Health Department To Monitor Levels
By Mary Frost
State Sen. Martin Golden called on the Department of Health (DOH) yesterday to ramp up the spraying of pesticide in southwest Brooklyn neighborhoods after receiving reports about West Nile Virus activity in his district, which stretches from Bay Ridge to Marine Park.
But DOH told Golden that the city would take a wait-and-see approach pending the outcome of ongoing testing.
Just because the virus was not detected in other neighborhoods doesn’t mean it isn’t there, DOH warns.
West Nile Virus, spread by mosquitoes, can cause serious neurological diseases such as encephalitis and meningitis, especially in people over 50 and those with weakened immune systems. Others can be afflicted with mild-to-severe flu-like symptoms, including fever, headache and fatigue.
“This morning upon learning that the West Nile Virus activity was detected in parts of my district, I contacted the Department of Health and have requested that the Bath Beach, Dyker Heights, Gravesend and Marine Park sections receive additional spraying immediately,” Golden said in a statement. “I have also requested that neighboring communities, such as Bay Ridge, Bensonhurst and Gerritsen Beach be scheduled for spraying as well, so to be proactive in protecting the health of area residents.”
Golden’s spokesperson, John Quaglione, explained DOH’s response to the Senator’s request. “According to their analysis, the risk of the virus being present is enough to urge people to take precautions, but not enough to require immediate spraying. DOH said they will monitor it,” he said. “If the virus increases, they will spray again.’ He added, “They will give 24-hour notice before spraying.”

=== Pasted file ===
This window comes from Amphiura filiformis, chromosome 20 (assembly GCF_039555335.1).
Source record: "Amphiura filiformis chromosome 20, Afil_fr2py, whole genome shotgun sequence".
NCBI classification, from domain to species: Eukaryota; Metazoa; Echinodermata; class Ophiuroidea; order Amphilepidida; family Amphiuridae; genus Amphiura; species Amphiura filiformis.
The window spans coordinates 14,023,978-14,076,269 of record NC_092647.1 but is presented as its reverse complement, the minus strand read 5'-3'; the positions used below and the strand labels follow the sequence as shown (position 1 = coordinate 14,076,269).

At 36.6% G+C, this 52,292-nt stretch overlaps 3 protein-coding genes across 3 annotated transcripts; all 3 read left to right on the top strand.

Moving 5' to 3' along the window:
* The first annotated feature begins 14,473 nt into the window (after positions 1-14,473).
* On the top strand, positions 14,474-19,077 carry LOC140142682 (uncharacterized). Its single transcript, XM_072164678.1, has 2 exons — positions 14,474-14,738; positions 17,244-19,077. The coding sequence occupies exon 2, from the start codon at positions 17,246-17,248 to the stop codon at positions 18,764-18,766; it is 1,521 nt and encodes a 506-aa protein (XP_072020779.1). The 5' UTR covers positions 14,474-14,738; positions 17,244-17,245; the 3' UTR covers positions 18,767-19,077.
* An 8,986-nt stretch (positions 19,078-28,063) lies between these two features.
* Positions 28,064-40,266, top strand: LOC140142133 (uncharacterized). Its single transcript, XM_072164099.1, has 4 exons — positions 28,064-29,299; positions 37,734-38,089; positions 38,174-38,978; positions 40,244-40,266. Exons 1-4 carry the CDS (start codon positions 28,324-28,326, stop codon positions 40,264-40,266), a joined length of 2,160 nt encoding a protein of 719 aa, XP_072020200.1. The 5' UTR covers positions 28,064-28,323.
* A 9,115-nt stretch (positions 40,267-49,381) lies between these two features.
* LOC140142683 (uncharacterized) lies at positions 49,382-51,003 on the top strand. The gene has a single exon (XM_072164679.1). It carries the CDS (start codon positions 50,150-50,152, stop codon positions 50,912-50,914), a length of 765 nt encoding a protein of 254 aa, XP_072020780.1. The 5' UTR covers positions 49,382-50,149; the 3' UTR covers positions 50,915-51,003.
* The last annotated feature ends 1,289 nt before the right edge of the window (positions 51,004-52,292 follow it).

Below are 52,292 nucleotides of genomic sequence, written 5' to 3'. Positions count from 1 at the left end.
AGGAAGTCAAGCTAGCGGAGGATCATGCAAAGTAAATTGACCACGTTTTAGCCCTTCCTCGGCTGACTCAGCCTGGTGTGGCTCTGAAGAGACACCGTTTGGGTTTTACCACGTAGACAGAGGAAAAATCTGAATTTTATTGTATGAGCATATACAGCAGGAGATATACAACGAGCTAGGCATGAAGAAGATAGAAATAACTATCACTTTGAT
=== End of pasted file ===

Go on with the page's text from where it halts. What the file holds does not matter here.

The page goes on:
Detected as Part of Regular Inspections
“West Nile Virus was detected in mosquito pools in Brooklyn, not in humans,” Department of Health (DOH) spokesperson Chanel Caraway told the Brooklyn Eagle Thursday. “Spraying was conducted in Brooklyn on Aug. 3 and 10.”
Spraying took place in parts of Greenwood Heights, Park Slope and Windsor Terrace, according to the DOH website.
The infected mosquitoes were discovered through the regular inspections carried out by DOH. “The Health Department routinely monitors New York City for the presence of West Nile virus in mosquitoes by placing weekly mosquito traps, and counting the number of mosquitoes present in a variety of areas of the city,” Caraway said.
West Nile Virus has emerged as a major public health problem, causing “large outbreaks of neuroinvasive disease since 2002,” according to DOH. Since first appearing in the U.S. in 1999, 240 New Yorkers came down with the disease, 37 of them in Brooklyn. The borough with the most infected mosquitoes is Queens, with 96 reported infections since 1999, followed by Staten Island (with 47), Brooklyn and the Bronx, and finally Manhattan.
Last year 981 human cases were reported in the U.S., including 45 deaths.
Since symptoms can resemble the flu, many people may have been infected without realizing that it was West Nile, according to DOH. Of those sick enough to go to the hospital, between 10 to 15 percent die from the infection.
Change Birdbath Water
DOH’s Caraway advised people to avoid pools of water and cover arms and legs when mosquitoes are most likely to be out — late afternoon and early evening. People should also use insect repellent when appropriate, she said.
DOH urges residents to change the water in birdbaths once each week; to clean and chlorinate swimming pools or drain and cover if not in use; and to unclog gutters and down spouts.
“Mosquito control in New York City depends on elimination of standing water,” she said, adding that DOH also sprays larvacide in marshy areas.
Residents can check the Health Department website under “West Nile Spraying” for updates.